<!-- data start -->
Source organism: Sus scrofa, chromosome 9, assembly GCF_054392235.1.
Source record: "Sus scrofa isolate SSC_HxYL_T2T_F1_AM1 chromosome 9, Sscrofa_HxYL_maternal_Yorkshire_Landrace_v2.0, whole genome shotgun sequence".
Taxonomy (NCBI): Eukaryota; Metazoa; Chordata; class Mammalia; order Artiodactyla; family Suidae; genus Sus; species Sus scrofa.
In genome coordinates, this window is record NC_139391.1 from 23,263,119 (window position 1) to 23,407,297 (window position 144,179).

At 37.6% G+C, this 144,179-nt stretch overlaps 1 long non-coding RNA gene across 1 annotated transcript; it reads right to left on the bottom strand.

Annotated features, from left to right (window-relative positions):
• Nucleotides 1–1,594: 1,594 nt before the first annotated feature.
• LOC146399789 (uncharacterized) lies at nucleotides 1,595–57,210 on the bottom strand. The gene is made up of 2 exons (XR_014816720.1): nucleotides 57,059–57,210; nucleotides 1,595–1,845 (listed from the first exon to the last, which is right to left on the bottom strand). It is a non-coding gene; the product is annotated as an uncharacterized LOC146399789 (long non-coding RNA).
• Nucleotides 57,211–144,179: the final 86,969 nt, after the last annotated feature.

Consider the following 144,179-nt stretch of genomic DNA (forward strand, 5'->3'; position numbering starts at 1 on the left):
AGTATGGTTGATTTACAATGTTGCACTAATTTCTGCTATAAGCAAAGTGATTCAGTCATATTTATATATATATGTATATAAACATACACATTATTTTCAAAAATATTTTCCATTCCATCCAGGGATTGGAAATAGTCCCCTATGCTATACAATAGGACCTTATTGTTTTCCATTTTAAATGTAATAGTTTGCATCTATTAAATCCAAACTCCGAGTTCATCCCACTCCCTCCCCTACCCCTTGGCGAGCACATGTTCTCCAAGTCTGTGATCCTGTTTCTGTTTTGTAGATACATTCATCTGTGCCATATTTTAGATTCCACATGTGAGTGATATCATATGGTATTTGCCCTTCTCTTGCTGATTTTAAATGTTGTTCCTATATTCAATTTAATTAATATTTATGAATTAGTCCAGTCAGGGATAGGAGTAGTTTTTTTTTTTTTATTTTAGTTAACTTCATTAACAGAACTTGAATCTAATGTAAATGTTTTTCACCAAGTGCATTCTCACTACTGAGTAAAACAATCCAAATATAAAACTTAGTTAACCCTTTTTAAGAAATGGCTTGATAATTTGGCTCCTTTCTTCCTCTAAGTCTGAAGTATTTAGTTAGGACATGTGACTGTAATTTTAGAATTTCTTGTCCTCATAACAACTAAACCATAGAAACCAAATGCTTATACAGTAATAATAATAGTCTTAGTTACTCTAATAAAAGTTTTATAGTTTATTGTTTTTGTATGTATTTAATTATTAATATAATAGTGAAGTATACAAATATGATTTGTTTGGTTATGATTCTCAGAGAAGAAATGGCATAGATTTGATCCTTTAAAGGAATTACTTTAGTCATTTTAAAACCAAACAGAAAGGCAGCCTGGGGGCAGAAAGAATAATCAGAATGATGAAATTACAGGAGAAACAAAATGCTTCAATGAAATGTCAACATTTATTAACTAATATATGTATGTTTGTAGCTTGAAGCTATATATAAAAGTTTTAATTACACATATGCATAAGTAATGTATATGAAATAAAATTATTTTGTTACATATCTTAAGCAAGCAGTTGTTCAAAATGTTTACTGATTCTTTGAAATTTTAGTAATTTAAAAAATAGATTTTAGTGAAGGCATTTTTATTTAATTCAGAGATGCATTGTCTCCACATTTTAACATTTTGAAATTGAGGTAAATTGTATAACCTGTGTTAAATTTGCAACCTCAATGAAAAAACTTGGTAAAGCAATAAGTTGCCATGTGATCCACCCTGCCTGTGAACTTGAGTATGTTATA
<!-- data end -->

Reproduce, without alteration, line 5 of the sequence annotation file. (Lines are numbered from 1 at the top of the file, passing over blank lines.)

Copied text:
At 37.6% G+C, this 144,179-nt stretch overlaps 1 long non-coding RNA gene across 1 annotated transcript; it reads right to left on the bottom strand.